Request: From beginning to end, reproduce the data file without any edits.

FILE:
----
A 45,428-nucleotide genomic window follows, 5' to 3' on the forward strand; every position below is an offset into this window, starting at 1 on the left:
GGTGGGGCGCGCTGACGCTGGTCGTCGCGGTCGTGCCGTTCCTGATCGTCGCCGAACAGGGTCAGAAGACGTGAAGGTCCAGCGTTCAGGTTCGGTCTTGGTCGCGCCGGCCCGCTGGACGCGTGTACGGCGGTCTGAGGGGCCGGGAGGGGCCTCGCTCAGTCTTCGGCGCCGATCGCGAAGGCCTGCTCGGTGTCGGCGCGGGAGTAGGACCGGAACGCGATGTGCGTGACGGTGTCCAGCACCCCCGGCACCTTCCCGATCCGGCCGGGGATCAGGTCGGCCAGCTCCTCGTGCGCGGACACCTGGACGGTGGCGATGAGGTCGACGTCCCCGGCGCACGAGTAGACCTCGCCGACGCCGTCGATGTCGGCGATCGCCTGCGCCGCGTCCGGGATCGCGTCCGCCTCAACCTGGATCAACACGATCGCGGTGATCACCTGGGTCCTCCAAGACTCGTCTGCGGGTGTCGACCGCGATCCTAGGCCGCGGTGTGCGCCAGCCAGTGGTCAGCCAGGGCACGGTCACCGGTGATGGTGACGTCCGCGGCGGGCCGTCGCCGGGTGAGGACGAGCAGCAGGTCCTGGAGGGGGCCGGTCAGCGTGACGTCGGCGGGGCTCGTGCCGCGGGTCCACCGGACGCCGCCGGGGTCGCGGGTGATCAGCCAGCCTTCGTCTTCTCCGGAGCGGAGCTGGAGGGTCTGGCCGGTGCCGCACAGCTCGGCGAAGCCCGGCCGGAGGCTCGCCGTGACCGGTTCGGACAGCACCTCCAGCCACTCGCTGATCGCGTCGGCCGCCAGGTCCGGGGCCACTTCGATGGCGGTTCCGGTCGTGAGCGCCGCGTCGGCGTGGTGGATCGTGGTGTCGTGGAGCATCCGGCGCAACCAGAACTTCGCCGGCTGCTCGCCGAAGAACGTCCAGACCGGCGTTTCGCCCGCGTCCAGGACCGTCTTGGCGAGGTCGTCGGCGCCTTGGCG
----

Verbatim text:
A 45,428-nucleotide genomic window follows, 5' to 3' on the forward strand; every position below is an offset into this window, starting at 1 on the left:
GGTGGGGCGCGCTGACGCTGGTCGTCGCGGTCGTGCCGTTCCTGATCGTCGCCGAACAGGGTCAGAAGACGTGAAGGTCCAGCGTTCAGGTTCGGTCTTGGTCGCGCCGGCCCGCTGGACGCGTGTACGGCGGTCTGAGGGGCCGGGAGGGGCCTCGCTCAGTCTTCGGCGCCGATCGCGAAGGCCTGCTCGGTGTCGGCGCGGGAGTAGGACCGGAACGCGATGTGCGTGACGGTGTCCAGCACCCCCGGCACCTTCCCGATCCGGCCGGGGATCAGGTCGGCCAGCTCCTCGTGCGCGGACACCTGGACGGTGGCGATGAGGTCGACGTCCCCGGCGCACGAGTAGACCTCGCCGACGCCGTCGATGTCGGCGATCGCCTGCGCCGCGTCCGGGATCGCGTCCGCCTCAACCTGGATCAACACGATCGCGGTGATCACCTGGGTCCTCCAAGACTCGTCTGCGGGTGTCGACCGCGATCCTAGGCCGCGGTGTGCGCCAGCCAGTGGTCAGCCAGGGCACGGTCACCGGTGATGGTGACGTCCGCGGCGGGCCGTCGCCGGGTGAGGACGAGCAGCAGGTCCTGGAGGGGGCCGGTCAGCGTGACGTCGGCGGGGCTCGTGCCGCGGGTCCACCGGACGCCGCCGGGGTCGCGGGTGATCAGCCAGCCTTCGTCTTCTCCGGAGCGGAGCTGGAGGGTCTGGCCGGTGCCGCACAGCTCGGCGAAGCCCGGCCGGAGGCTCGCCGTGACCGGTTCGGACAGCACCTCCAGCCACTCGCTGATCGCGTCGGCCGCCAGGTCCGGGGCCACTTCGATGGCGGTTCCGGTCGTGAGCGCCGCGTCGGCGTGGTGGATCGTGGTGTCGTGGAGCATCCGGCGCAACCAGAACTTCGCCGGCTGCTCGCCGAAGAACGTCCAGACCGGCGTTTCGCCCGCGTCCAGGACCGTCTTGGCGAGGTCGTCGGCGCCTTGGCG